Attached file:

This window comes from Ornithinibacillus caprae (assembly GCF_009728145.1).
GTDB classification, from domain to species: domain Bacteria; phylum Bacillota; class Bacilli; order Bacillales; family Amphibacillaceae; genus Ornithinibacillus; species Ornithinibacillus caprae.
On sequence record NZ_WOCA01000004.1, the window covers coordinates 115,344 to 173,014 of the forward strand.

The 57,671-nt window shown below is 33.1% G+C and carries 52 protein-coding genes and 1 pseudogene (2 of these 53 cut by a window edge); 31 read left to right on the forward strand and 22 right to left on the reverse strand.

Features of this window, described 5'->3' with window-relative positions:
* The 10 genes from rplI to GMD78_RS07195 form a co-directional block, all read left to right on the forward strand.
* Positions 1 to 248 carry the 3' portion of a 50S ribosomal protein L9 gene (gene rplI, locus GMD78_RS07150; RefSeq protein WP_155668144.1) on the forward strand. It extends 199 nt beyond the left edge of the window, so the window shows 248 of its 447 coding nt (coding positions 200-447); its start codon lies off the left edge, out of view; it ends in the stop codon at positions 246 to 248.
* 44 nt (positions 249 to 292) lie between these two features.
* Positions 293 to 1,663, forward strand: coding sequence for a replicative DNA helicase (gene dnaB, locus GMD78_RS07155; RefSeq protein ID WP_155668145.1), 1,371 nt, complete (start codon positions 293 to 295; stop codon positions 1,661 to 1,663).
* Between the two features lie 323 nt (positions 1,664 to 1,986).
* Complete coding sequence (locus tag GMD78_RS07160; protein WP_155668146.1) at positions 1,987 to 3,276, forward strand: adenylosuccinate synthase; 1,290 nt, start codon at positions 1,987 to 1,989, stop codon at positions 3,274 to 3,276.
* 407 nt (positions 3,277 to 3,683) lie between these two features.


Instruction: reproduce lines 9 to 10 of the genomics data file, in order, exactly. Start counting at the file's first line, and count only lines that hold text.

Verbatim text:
* Positions 293 to 1,663, forward strand: coding sequence for a replicative DNA helicase (gene dnaB, locus GMD78_RS07155; RefSeq protein ID WP_155668145.1), 1,371 nt, complete (start codon positions 293 to 295; stop codon positions 1,661 to 1,663).
* Between the two features lie 323 nt (positions 1,664 to 1,986).